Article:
Quartz, which bills itself as “a digitally native news outlet for business people in the new global economy”, has an article explaining how you can make a whole lot of money buying and selling forever stamps, prompted by last week’s USPS announcement of a three cent price increase.
Yesterday, the US Postal Service (USPS) made a strange announcement: anybody who wants to turn a quick profit at its expense will have an opportunity to do so come January.
And of course, the “opportunity” consists of buying a lot of forever stamps for 46 cents now, and selling them for something more than that come January. It’s an interesting thought experiment- after all, in theory you could buy a million forever stamps the day before the price increase, and 24 hours later they will have increased in value by 6.5%. Not a bad profit!
The difficulty is in the details- starting with the small matter of coming up with $4,600,000 to buy ten million stamps. The Quartz authors suggest crowd-sourcing a $250,000 investment to start with. They make it sound like a simple matter, but you have to wonder how many people would actually be willing to finance what sounds a lot like the original Ponzi scheme.
But let’s say it works- what next? If you’re going to buy ten million stamps you still need another $4,350,000. The author’s suggested method for raising it couldn’t be simpler- use the $250K you got from the crowdsourcing to buy stamps. Then use those stamps as collateral to borrow another $250K. Use that money to buy more stamps. Use those stamps as collateral on yet another $250K loan. Then just do that again, and again, and again- 18 times in all. OK, so maybe it’s not that simple. But did you spot a slight problem with that process?
Or maybe two?
In the first place, the authors assume that a bank will happily loan you 100% of the value of your postage stamps. That hardly seems likely. More importantly, though, they assume that the bank would simply trust you to hand over the stamps if your project doesn’t work out. Somehow I don’t see a bank handing over a quarter of a million bucks based on your promise that you’ll give them a whole lot of postage stamps if things go wrong- and doing it 18 times!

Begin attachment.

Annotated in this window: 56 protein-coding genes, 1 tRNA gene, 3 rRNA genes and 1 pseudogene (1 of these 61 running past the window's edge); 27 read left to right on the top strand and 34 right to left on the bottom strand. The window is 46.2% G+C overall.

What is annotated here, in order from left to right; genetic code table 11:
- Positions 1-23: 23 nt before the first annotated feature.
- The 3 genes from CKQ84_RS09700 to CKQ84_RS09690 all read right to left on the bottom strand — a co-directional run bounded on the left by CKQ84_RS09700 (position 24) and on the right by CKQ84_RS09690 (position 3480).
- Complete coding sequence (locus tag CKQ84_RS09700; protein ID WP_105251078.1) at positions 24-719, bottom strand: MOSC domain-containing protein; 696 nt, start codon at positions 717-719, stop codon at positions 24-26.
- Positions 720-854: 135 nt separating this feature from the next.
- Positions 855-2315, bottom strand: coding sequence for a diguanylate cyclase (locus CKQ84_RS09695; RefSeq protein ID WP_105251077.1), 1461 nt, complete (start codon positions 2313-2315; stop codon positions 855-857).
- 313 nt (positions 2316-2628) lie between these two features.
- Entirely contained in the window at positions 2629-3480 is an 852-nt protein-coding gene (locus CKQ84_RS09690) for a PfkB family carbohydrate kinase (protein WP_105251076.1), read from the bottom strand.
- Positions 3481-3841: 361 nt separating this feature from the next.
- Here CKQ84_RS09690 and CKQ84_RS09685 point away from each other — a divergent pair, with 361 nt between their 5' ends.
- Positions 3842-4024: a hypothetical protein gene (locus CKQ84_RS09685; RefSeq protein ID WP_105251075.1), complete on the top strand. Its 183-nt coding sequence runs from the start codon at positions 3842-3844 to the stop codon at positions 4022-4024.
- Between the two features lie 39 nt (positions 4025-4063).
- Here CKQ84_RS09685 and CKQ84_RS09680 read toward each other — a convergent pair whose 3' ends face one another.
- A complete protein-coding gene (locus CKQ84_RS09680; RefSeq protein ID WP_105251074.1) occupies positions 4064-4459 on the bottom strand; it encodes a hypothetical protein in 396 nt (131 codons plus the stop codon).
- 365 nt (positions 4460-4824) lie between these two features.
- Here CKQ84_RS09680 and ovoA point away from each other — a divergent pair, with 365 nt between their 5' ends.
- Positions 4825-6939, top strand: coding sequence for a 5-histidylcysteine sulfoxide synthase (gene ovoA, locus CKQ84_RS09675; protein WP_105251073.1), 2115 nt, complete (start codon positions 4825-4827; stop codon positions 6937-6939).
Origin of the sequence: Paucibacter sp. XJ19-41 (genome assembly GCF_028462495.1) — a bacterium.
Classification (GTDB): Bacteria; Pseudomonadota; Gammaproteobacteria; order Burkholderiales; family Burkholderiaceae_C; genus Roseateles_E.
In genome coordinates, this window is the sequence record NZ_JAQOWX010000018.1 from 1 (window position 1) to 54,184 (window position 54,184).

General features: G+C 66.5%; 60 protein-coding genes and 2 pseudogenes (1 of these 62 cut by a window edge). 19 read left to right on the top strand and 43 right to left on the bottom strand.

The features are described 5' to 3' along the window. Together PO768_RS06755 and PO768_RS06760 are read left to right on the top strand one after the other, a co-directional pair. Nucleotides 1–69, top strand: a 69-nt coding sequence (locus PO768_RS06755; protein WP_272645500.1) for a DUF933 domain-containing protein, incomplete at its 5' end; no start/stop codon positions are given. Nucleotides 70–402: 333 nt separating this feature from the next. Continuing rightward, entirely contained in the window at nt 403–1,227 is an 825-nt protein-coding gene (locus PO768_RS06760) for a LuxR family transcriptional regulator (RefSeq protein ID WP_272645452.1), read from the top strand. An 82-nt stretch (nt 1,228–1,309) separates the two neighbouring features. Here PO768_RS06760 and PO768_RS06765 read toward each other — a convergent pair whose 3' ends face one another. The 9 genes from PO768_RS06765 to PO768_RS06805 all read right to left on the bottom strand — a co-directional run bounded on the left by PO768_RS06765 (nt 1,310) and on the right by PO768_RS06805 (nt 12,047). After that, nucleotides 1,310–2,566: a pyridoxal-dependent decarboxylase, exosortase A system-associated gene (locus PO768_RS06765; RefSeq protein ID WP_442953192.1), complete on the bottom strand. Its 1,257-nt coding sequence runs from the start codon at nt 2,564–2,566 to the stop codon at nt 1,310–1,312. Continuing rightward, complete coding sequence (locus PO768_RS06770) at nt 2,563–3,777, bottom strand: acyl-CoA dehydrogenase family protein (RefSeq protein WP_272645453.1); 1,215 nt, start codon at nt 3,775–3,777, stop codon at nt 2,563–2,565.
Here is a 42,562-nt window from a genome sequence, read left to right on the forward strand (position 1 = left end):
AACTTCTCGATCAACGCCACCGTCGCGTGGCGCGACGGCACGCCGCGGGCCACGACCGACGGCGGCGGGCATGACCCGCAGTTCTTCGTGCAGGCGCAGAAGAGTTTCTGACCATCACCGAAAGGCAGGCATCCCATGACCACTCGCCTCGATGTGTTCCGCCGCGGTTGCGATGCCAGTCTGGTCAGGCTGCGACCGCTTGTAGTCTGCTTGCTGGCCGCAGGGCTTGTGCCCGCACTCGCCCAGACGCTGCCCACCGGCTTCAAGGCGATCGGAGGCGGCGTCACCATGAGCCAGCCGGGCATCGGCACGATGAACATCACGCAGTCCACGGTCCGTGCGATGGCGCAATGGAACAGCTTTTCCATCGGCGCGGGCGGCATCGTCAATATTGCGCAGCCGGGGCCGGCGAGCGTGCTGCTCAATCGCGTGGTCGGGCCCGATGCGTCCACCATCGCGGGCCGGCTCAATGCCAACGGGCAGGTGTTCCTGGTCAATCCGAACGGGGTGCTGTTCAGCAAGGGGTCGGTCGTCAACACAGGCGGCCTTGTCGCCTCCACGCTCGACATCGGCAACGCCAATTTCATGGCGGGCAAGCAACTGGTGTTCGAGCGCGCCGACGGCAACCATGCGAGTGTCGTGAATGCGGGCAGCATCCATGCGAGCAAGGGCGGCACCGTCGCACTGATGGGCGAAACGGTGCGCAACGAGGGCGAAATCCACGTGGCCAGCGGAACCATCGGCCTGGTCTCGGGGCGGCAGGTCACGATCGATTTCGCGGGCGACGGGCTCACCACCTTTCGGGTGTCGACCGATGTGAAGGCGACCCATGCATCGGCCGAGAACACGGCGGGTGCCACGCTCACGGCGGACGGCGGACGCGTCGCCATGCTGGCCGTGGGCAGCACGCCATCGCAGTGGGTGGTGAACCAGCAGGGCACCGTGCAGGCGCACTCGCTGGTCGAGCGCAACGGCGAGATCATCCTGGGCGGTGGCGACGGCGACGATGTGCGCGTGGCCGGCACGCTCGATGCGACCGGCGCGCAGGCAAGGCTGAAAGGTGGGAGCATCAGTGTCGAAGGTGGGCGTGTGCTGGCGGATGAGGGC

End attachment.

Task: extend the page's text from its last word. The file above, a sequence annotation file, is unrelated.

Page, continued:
Then there’s the little matter of unloading all of those stamps for cash. The authors suggest that convenience stores would be happy to buy them, although they don’t offer any evidence that they actually would. They suggest buying a convenience store database and using that to find buyers. Sounds slightly time consuming, doesn’t it? Alternatively, they claim that you could pay something called the Checkstand Program a flat fee of $3500 (plus a hundred store displays) to take the stamps off your hands and distribute them to stores. That may come as news to the Checkstand Program- what their website actually says is this:
The cost is $10.00 dollars per store and a free display for that store. We can distribute anywhere from 200 up to 5,000 convenience stores. Once we run the test with our convenience store distributors/stores and it was a success, we take the results and push it to all of our sales channels that include convenience store chains, c store distributors, DSD food and beverage distributors, convenience store brokers and convenience store rack jobbers throughout the U.S.
So let’s say Checkstand could somehow convince a thousand convenience stores to each buy 10,000 of your stamps- which seems far-fetched. That makes the fee $10,000, not $3,500. Plus a thousand displays at $3 apiece adds another $3,000 to your cost. And that’s assuming Checkstand would even be interested in taking on a one-time dump of a commodity, rather than what they seem to be interested in, new product launches. To say nothing of what the bank might have to say about you handing over all their collateral to Checkstand!
Yup, sure sounds like a plan, doesn’t it?